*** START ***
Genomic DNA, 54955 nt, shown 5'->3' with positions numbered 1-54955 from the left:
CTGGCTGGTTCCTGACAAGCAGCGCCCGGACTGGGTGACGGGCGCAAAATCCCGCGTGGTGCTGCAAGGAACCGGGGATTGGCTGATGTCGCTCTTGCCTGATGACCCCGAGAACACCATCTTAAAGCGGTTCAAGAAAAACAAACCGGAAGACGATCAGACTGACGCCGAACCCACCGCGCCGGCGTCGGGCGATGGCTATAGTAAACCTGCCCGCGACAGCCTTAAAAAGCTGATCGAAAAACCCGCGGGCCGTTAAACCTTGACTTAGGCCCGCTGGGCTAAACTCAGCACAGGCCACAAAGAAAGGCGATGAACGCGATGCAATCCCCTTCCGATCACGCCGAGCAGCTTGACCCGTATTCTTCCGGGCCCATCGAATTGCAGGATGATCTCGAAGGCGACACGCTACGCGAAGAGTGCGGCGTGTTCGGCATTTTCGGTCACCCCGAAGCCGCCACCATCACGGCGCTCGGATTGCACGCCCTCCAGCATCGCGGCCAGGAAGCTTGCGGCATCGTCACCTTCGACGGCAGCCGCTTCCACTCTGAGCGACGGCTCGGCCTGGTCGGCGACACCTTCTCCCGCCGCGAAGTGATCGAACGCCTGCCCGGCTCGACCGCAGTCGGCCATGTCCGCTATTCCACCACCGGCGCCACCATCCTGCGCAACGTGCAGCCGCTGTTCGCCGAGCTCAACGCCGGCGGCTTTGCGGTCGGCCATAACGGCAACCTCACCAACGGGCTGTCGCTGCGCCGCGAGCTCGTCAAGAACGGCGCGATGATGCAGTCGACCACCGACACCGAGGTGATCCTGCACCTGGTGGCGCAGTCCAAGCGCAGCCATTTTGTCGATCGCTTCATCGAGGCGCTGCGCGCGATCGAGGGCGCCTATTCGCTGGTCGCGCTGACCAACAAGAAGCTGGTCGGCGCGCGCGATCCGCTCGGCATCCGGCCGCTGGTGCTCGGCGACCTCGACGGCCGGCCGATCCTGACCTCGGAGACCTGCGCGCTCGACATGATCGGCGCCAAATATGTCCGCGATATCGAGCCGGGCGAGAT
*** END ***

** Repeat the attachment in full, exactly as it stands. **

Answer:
Genomic DNA, 54955 nt, shown 5'->3' with positions numbered 1-54955 from the left:
CTGGCTGGTTCCTGACAAGCAGCGCCCGGACTGGGTGACGGGCGCAAAATCCCGCGTGGTGCTGCAAGGAACCGGGGATTGGCTGATGTCGCTCTTGCCTGATGACCCCGAGAACACCATCTTAAAGCGGTTCAAGAAAAACAAACCGGAAGACGATCAGACTGACGCCGAACCCACCGCGCCGGCGTCGGGCGATGGCTATAGTAAACCTGCCCGCGACAGCCTTAAAAAGCTGATCGAAAAACCCGCGGGCCGTTAAACCTTGACTTAGGCCCGCTGGGCTAAACTCAGCACAGGCCACAAAGAAAGGCGATGAACGCGATGCAATCCCCTTCCGATCACGCCGAGCAGCTTGACCCGTATTCTTCCGGGCCCATCGAATTGCAGGATGATCTCGAAGGCGACACGCTACGCGAAGAGTGCGGCGTGTTCGGCATTTTCGGTCACCCCGAAGCCGCCACCATCACGGCGCTCGGATTGCACGCCCTCCAGCATCGCGGCCAGGAAGCTTGCGGCATCGTCACCTTCGACGGCAGCCGCTTCCACTCTGAGCGACGGCTCGGCCTGGTCGGCGACACCTTCTCCCGCCGCGAAGTGATCGAACGCCTGCCCGGCTCGACCGCAGTCGGCCATGTCCGCTATTCCACCACCGGCGCCACCATCCTGCGCAACGTGCAGCCGCTGTTCGCCGAGCTCAACGCCGGCGGCTTTGCGGTCGGCCATAACGGCAACCTCACCAACGGGCTGTCGCTGCGCCGCGAGCTCGTCAAGAACGGCGCGATGATGCAGTCGACCACCGACACCGAGGTGATCCTGCACCTGGTGGCGCAGTCCAAGCGCAGCCATTTTGTCGATCGCTTCATCGAGGCGCTGCGCGCGATCGAGGGCGCCTATTCGCTGGTCGCGCTGACCAACAAGAAGCTGGTCGGCGCGCGCGATCCGCTCGGCATCCGGCCGCTGGTGCTCGGCGACCTCGACGGCCGGCCGATCCTGACCTCGGAGACCTGCGCGCTCGACATGATCGGCGCCAAATATGTCCGCGATATCGAGCCGGGCGAGAT